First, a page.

We are looking for a highly motivated Master student to work on the subject of acquiring and identifying shapes in motion.
Recent works in the scientific community show the increasing success of deep learning techniques in the field of computer vision, in which they were applied for a wide variety of tasks, such as feature extraction, segmentation, motion detection, object and action recognition. Recently the research community has taken interest in its applicability to a range of specific 3D problems, such as whether a Deep Convolutional Neural Network can capture feature space mappings between two 3D feature spaces , or a mapping between any available visual information of a subjects and its 3D shape , sometimes for specific families of objects, e.g. chairs .
The Morpheo team deals with the capture and motion analysis of human subjects from multi-camera studios [1,2], and operates its own 68 camera acquisition platform and cluster, http://kinovis.inrialpes.fr, shown in the figure above. Many promising applications exist for these techniques for 3D performance capture, 3DTV, cultural heritage preservation, and interactive & entertainment applications. In this internship, we wish to study whether deep learning techniques can be applied to enhance such capture, and more precisely or more robustly extract 3D information from captured images. Deep learning techniques offer the prospect of automatically modeling useful mappings that allow to directly extract elements of the 3D shape of an observed human, as well as limiting this extraction to plausible human shapes, as automatically inferred from a relevant human 3D model database.
During the internship, the student will familiarize with deep Learning CNN techniques, and relevant elements of 3D vision, in order to provide a model and application for an initial subset of human capture situations.
The master student will perform the following tasks:
- Study the relevant bibliography, identify relevant datasets available from other research groups
- Discuss and propose a solution relevant to this problem with advisors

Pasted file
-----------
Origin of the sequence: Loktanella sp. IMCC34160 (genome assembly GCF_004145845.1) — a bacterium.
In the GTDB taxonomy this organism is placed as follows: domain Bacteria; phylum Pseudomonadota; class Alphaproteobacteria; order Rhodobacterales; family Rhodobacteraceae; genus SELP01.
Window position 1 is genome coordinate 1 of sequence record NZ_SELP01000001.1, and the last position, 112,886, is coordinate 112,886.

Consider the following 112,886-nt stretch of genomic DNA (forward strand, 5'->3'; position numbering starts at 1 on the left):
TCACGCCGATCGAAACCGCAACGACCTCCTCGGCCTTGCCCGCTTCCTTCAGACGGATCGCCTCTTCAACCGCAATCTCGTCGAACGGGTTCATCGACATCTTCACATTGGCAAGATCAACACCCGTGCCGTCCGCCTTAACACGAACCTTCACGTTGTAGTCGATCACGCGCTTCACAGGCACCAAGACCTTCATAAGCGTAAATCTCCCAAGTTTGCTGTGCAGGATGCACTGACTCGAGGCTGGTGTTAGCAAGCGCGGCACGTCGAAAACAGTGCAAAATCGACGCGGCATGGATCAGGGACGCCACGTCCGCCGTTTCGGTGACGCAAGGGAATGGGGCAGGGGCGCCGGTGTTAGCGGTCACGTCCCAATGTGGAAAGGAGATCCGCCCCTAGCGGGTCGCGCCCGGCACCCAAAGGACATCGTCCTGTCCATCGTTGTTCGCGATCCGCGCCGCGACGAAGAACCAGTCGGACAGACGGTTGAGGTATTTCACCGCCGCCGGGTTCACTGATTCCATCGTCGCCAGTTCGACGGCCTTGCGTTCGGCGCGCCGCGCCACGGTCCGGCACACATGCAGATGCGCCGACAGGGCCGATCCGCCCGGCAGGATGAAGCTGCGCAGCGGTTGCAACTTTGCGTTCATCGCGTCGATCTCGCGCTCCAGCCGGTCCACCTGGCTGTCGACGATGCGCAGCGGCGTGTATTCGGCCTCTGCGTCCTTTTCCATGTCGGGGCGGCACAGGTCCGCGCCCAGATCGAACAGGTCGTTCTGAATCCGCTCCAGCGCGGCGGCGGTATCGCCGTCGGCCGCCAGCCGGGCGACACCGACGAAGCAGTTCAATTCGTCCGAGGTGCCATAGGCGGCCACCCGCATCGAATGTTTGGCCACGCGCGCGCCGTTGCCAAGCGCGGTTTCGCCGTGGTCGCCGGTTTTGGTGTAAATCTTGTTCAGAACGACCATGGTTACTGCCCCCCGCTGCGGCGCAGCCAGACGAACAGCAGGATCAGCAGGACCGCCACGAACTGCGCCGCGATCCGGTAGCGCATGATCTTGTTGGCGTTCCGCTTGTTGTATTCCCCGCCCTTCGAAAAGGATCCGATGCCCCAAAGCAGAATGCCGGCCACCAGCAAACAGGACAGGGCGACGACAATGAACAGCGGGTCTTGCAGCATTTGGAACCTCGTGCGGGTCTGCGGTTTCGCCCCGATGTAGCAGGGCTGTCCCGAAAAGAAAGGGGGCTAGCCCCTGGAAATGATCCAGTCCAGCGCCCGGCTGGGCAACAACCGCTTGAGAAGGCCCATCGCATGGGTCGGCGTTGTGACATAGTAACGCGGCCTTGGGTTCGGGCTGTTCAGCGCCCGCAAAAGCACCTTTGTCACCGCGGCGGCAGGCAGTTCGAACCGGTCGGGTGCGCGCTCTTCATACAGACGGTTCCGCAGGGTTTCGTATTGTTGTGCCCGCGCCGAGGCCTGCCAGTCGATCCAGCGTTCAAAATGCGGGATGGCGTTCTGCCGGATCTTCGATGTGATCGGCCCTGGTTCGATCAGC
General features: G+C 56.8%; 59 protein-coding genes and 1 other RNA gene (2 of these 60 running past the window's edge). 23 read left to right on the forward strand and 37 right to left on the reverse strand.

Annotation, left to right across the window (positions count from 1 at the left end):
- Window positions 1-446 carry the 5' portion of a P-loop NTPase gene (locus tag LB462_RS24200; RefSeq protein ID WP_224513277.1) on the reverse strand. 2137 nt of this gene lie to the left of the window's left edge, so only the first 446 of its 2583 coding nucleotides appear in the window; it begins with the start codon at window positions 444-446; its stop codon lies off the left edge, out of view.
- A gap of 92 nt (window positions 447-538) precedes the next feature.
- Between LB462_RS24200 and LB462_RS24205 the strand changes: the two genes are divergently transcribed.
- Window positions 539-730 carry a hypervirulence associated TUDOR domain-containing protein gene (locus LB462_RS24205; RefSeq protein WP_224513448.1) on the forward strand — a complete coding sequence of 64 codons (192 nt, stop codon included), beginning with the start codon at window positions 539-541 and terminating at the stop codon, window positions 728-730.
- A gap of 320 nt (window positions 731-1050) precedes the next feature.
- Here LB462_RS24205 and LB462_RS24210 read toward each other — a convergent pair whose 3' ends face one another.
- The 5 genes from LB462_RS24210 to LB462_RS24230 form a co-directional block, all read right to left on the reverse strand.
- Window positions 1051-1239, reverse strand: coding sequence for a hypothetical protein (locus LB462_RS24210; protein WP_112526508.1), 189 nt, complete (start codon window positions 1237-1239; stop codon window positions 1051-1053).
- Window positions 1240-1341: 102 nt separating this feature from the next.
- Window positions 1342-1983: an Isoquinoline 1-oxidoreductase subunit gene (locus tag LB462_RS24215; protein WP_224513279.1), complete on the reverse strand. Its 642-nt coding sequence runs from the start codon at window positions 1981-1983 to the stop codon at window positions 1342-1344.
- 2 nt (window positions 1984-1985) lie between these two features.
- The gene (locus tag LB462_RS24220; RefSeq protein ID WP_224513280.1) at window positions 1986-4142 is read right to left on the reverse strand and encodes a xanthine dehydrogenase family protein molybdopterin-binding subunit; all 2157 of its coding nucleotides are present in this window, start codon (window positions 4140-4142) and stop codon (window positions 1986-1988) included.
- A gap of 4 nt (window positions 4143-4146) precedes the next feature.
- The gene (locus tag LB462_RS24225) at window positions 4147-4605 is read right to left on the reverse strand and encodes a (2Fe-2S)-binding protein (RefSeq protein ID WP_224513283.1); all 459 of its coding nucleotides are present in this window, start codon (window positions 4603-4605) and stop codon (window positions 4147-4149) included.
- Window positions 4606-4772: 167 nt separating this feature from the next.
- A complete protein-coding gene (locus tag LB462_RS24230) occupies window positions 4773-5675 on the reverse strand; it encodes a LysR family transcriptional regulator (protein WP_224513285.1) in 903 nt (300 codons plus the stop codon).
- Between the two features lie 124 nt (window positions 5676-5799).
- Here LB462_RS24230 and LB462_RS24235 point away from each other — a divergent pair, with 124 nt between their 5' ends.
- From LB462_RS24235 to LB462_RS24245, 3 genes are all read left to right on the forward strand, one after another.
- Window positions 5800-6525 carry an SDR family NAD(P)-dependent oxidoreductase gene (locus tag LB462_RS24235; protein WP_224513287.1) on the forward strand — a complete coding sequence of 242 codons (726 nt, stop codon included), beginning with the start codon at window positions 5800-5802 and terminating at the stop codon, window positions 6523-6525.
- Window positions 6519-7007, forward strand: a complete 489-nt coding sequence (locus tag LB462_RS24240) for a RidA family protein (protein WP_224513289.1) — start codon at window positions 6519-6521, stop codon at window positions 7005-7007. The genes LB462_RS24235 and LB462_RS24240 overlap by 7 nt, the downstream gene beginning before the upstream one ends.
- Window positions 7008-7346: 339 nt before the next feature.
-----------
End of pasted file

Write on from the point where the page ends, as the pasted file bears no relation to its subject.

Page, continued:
- Exhibit a preliminary implementation of the proposed solution
- Validate this solution on a reasonable size available or acquired dataset. The student will have access to the Kinovis platform to perform her/his own 3D acquisitions.
- Write a Master’s thesis with details of the proposed method, with bibliography and experiments.
- Master student – preferably in Computer Science or Applied Mathematics.
- Creative and highly motivated
- Solid programming skills, Python, C++ and/or Matlab
- Solid mathematics knowledge in linear algebra, geometry, and statistics.
- Fluent English or French spoken.
- Prior courses or knowledge in the areas of computer vision, computational geometry, mesh processing, computer graphics, signal processing, machine learning or bayesian inference is a plus
Duration: 5-7 months
Start date: February 2017.
Location: Inria Grenoble Rhône-Alpes, France.
How to apply
Please send applications through this page:
- a complete CV
- graduation marks, rankings
- the name and email address of references, if relevant
- previous thesis reports, if available
 Estimation of Human Body Shape in Motion with Wide Clothing, Jinlong Yang, Jean-Sébastien Franco, Franck Hétroy-Wheeler, Stefanie Wuhrer, European Conference on Computer Vision 2016, Oct 2016, Amsterdam, Netherlands
 Volumetric 3D Tracking by Detection, Chun-Hao Huang, Benjamin Allain, Jean-Sébastien Franco, Nassir Navab, Slobodan Ilic, Edmond Boyer. CVPR 2016 – IEEE Conference on Computer Vision and Pattern Recognition, Jun 2016, Las Vegas, United States
 Learning to Generate Chairs with Convolutional Neural Networks, Alexey Dosovitskiy, J. Springenberg, Thomas Brox, IEEE International Conference on Computer Vision and Pattern Recognition (CVPR), 2015
 Learning camera viewpoint using CNN to improve 3D body pose estimation, Mona Fathollahi Ghezelghieh, Rangachar Kasturi, Sudeep Sarkar, accepted at 3DV 2016
 Learning shape correspondence with anisotropic convolutional neural networks, Davide Boscaini, Jonathan Masci, Emanuele Rodolà, Michael M. Bronstein, accepted at NIPS, 2016